Gaudiosa (or Geodosia) Ferrández was born in Cosgaya around the year 695. Little is known about her as much is shrouded within the story of her future husband Pelayo, the first King of the kingdom of Asturias. Gaudiosa (which means joyful) was purportedly the daughter of Trasamundo, Count of Galicia. Some sources claim a family relationship to St Ildephonsus. She is thought to have been of blonde hair, born of half Asturian and half Visigothic descent. Other sources claim she was born of a non-noble Asturian Celtic, therefore native Hispanic, family. This is strongly disputed as her marriage to Don Pelayo would have been unacceptable had she not been Visigothic unless Pelayo himself was also a native which is also challenged by historians.
Little is known of the life of Gaudiosa until her marriage to Pelayo. Pelayo and Gaudiosa met at an annual fair for the buying and selling of cattle and horses. He was there to purchase some horses. The son of an assassinated Visigothic duke from Galicia, Pelayo and his family had arrived from Toledo after the fall of the city to Muslim forces. He arrived in Asturias with his family, the Bishop of Toledo and the rescued relics from the city. Upon the fall of Asturias to the armies of Islam, Pelayo became involved in several rebellions, captured and sent to Cordoba as tribute. Some sources claim that Gaudiosa accompanied him on all his travels. A legend has it that , while traveling through Muslim lands, some men asked Pelayo who Gaudiosa was, and to protect himself from being murdered so they would take his wife, he pretended she was his sister. During this time, the local Muslim governor forcefully married Pelayo’s sister Adonsina and Pelayo swore revenge. He eventually escaped and took residence in the mountains of Covadonga and Cangas de Onís. During their marriage, Gaudiosa and Pelayo had two children who survived to adulthood. Their son, Favila, named after his paternal grandfather, would briefly succeed Pelayo as the second king of Asturias. Their daughter, Ermesinda, would marry Alfonso I and give up her rights as Queen of Asturias to her husband upon the death of her brother.
The famous Battle of Covadonga around the year 722 is where we meet Gaudiosa through the historical record but mainly legends. Her husband Pelayo, now the leader of the Astures, and his Christian army continued to take refuge in the mountains of Covadonga while the Muslim armies maintained their northerly assault in their attempt to reach France and Charles Martel. While attempting to reach the Christian men holed up in the mountains, the army of Al-Andalus was thoroughly defeated by Don Pelayo and his men in a geographical encirclement, a barrage of stones and amidst a vision of the Virgin Mary and the Cross. But, some of the Muslims attempted to escape.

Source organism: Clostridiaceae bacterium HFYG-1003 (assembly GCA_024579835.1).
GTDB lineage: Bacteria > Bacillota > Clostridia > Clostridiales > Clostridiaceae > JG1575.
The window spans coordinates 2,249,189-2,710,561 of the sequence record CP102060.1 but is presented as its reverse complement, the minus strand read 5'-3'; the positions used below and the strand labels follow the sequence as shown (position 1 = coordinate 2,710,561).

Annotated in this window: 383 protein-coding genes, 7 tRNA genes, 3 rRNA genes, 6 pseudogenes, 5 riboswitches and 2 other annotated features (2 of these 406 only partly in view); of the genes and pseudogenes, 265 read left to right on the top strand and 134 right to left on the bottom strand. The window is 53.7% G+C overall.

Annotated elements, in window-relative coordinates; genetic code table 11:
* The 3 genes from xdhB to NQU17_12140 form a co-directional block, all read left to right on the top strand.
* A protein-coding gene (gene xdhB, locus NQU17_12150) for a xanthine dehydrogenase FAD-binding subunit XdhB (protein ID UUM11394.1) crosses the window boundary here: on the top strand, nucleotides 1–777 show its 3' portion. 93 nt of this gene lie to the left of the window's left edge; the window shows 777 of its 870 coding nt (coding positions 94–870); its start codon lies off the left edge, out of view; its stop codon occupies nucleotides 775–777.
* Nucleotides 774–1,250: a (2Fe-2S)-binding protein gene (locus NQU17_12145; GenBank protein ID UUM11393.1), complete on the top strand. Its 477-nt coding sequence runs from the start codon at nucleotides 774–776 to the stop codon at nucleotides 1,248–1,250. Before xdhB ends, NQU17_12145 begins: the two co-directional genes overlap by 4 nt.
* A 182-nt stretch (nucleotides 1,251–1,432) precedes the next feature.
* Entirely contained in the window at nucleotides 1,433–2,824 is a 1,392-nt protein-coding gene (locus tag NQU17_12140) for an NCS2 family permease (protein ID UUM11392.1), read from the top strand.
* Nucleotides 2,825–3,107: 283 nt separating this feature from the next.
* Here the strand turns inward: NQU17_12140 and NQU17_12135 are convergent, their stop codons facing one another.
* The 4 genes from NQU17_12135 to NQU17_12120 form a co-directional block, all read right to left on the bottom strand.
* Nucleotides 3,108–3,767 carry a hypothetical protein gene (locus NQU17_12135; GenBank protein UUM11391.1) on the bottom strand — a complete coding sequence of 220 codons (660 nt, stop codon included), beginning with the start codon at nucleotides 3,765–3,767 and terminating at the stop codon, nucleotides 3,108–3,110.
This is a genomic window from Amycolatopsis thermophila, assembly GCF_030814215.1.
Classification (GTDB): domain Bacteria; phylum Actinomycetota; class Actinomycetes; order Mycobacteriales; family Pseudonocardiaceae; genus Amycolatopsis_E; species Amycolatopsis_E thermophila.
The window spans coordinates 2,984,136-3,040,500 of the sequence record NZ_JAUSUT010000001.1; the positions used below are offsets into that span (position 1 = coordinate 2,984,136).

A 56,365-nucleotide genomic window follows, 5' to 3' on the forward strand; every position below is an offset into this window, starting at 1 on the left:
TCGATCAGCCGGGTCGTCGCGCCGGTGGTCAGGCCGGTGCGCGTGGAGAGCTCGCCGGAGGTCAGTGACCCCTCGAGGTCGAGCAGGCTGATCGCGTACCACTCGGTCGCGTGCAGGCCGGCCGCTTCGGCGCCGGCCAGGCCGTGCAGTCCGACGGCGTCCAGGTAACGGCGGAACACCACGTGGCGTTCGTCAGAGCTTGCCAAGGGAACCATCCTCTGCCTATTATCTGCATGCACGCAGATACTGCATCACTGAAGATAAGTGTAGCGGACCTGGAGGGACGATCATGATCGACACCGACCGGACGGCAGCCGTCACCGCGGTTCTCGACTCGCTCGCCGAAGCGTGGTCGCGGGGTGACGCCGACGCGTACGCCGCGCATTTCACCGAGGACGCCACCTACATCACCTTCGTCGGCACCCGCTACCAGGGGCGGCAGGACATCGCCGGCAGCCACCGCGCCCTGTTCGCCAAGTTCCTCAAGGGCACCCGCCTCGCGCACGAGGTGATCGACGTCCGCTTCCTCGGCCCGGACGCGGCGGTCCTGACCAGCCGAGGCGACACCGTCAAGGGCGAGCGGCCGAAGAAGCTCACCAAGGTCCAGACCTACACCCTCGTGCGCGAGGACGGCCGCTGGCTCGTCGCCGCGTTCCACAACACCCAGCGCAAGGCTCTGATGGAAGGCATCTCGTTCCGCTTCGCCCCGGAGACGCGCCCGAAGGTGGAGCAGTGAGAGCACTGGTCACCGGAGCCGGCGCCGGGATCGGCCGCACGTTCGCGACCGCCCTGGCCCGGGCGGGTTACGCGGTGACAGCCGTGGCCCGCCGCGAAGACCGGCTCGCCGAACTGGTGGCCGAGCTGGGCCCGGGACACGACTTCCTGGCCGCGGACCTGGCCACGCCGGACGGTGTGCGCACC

Pelayo had left his wife Gaudiosa in the town of Liébana, near Cosgaya. Not one to sit back and wait for her husband’s return from war, Gaudiosa organized the population for resistance against the Muslims. As the army of Al-Andalus met its defeat in Covadonga, the escapees went in Gaudiosa’s direction. As they near Liébana, the townspeople routed them and they fell victim to a landslide, probably provoked by Gaudiosa and her band. The complete end of the Muslim army gave rise to the name of the area as Campos de La Reina, the field of the Queen. It is in this act that Gaudiosa joins her husband as one of the figures responsible for the beginning of the Reconquista on the peninsula.
After the Battle of Covadonga, Don Pelayo settled his administration in Cangas de Onís. We know little about Guadiosa during this period. Pelayo dies after an illness in 737. Gaudiosa, now a nun at the Church of Santa Cruz founded by her son in Cangas, is said to have succumbed to the plague shortly thereafter. Both are buried together, alongside Pelayo’s sister, in the sanctuary in Covadonga.
Maria Luisa Castellanos, Doña Gaudiosa, 1918, http://www.filosofia.org/hem/191/9180315.htm
Ignacio Gracia Noriega, Gaudiosa, esposa de Don Pelayo, 2005, http://www.ignaciogracianoriega.net/enh/20050523.htm
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